Posts Tagged ‘Obscure’

Cruel Nature Recordings – 16th October 2020

Christopher Nosnibor

While the 90s was awash with obscure bands cranking out gnarly, guitar-driven noise, the last decade or so (alright, I mean two decades, because I’m old and still can’t get my head around the fact that 1990 was 30 years ago and that Nevermind is 30 years old next year) has seen such music emerge only in pockets, with the likes of Leeds’ Blacklisters being prime exponents and one of the few to reach a wider audience – and it’s Blacklisters who probably stand as US noisemongers TRVSS’ closest contemporaries.

TRVSS are very much in the early 90s vein: I’m not just talking Am Rep and Touch and Go, but way further beneath the radar. Listening to the grainy, gritty grind of New Distances, I’m transported back, way back, and while I’m hearing The Jesus Lizard, I’m equally hearing Zoopsia, Headcleaner, Oil Seed Rape. Not familiar? To be clear here: I’m not promoting obscurest elitism here, but trying to give a flavour of just how choc-full of rabid guitar bands the underground scene was at a certain point in time – a time when bands like Terminal Cheesecake and Tar would receive coverage in the national music press, back when there was a national music press. They were exciting times, and that’s not the rose-tinting of a 45-year old reflecting on his youth: things were changing, and fast, and there was something in the air, and in your local record shop, in pub gig venues, and even on the radio

New Distances is a nasty mess of guitars driven by low-slung lurching basslines and drums that thud away in the background, half-buried in the welter of noise. Things are still changing at pace, of course, but mostly venues are closing, and there are no solid channels by which to access new and emerging talent. Where are the equivalents of The Tube, Snub:TV, The Word now? The Old Grey Whistle Test wasn’t even entirely the domain of proggy old farts, and now, we don’t even have Jools fucking Holland. There’s no M on MTV, and 4Music is a misnomer as well, but I digress.

TRVSS would probably never have made TV even back then, but it’s almost certain that John Peel, Melody Maker, and NME would have found a bit of room for some exposure for their raging, demented brand of no-wave / noise mania, and New Distances has no shortage of meat to give it appeal to a niche but substantial audience.

‘Stigma’ encapsulates the album’s rabid grunged-up noise-rock vibe, coming on like both side of the Nirvana / Jesus Lizard split ‘Oh The Guilt’ / ‘Puss’ simultaneously with it jarring guitar riffage and raw-throated vocal roar. ‘The Ventriloquist Always has the Last Laugh’ pitches skewed guitars galore, crash-landing in the space between The Jesus Lizard, Shellac, and the criminally underrated and proportionally obscure Milk.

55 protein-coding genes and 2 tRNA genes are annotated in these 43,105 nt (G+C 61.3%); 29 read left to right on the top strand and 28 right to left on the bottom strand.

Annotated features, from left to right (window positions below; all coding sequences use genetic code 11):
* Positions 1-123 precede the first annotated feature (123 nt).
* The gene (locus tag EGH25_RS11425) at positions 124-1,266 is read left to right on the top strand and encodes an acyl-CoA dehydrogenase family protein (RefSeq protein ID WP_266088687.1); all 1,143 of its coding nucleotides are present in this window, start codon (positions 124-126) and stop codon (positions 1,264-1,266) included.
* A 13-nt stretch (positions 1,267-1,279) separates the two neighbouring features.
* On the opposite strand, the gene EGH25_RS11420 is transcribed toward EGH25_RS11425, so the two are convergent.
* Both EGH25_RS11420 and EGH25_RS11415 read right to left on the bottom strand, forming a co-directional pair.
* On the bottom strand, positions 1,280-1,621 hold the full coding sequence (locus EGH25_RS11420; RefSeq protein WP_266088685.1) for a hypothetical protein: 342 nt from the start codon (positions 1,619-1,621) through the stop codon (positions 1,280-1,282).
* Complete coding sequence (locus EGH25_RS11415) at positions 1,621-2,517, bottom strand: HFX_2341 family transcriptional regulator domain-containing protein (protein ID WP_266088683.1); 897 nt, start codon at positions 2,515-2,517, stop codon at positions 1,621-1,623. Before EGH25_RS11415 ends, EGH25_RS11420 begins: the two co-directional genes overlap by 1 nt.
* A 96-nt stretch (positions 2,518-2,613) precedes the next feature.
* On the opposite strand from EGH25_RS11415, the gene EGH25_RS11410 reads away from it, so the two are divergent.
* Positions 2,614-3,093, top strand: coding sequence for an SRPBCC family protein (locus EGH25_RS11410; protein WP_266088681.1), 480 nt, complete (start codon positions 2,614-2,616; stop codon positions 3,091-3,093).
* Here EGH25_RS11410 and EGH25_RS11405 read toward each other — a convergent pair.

It’s likely that TRVSS will remain forever obscure, although not on account of lack of appeal or lack of ability: sure, their stuff is dark, driving and ultimately extremely niche but all of this is ok: against the backdrop of blanket mass-media and sameness, such deliberately obscure an anti-mainstream music is essential and invigorating: lap it up while you can.

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1st October 2018

Christopher Nosnibor

Velvet Teeth was originally released as a 200 only limited-edition CD through the October issue of TQ Magazine, which is the kind of publication that gives coverage to the likes of Ceramic Hobs and Drooping Finger – not so much competition for Aural Aggravation, but a channel with a shared goal of giving coverage to the kind of acts most won’t, assuming they’ve even heard of any of the artists. The funny thing about niche music is that it has a fairly hardcore set of devotees, and there’s a kind of disparate, disconnected community that’s less of a scene and more of a rhizome-like underground network. And while a lot of fairly niche stuff may still only have a potential market of around 200, it’s often amazing just how many oddballs there are hiding in the cracks demanding the work of some bands that on the surface seem so obscure that even their mates haven’t heard of them. Chlorine – the musical vehicle of Graeme Hopper – certainly has that wider appeal, and moreover, most certainly deserves wider exposure and the opportunity of a larger audience.

Velvet Teeth is experimental in the most explicit sense, a sequence of fragmentary sonic collages. The longer pieces roam around murky depths with ominous fear chords obscured by laced shrouds of sonic fog. ‘Manlines’, with its down-tuned, sinister vocals and groaning, droning dissonance, and ‘The Scenic Route’ exploit dimetric tonalities and the prominent separation of frequency ranges, with rumbling, almost subliminal low-end providing a base for niggling treble. The six-minute ‘Low Hauxley Tide’ pushes further on the resonant low-end pulsations, a low, tidal throb providing the main body of the piece. It’s kinda mellow, but kinda shiversome, too. There’s a creeping fog of darkness that pervades both the piece, and the work as a whole, which creates a certain sense of separation. It’s simultaneously immersive and engaging, but there’s a feeling that you’re not quite in the same room and there’s a force-field preventing entry.

‘Who Pays for This’ is a spine-tingling mess of scrapes and jangles, muffled, slowed speech that’s just on the cusp of indecipherability, and elsewhere, ‘Bubbewraps’ is woozy, wibbly, vaguely disorientating. The album as a whole is built on a loose, drifting fluidity, with compositions that aren’t so much compositions as sonic coalescences which occur as much by chance as design.

Uncomfortable, awkward, unsettling… these are the positive qualities of the oddity that is Velvet Teeth.

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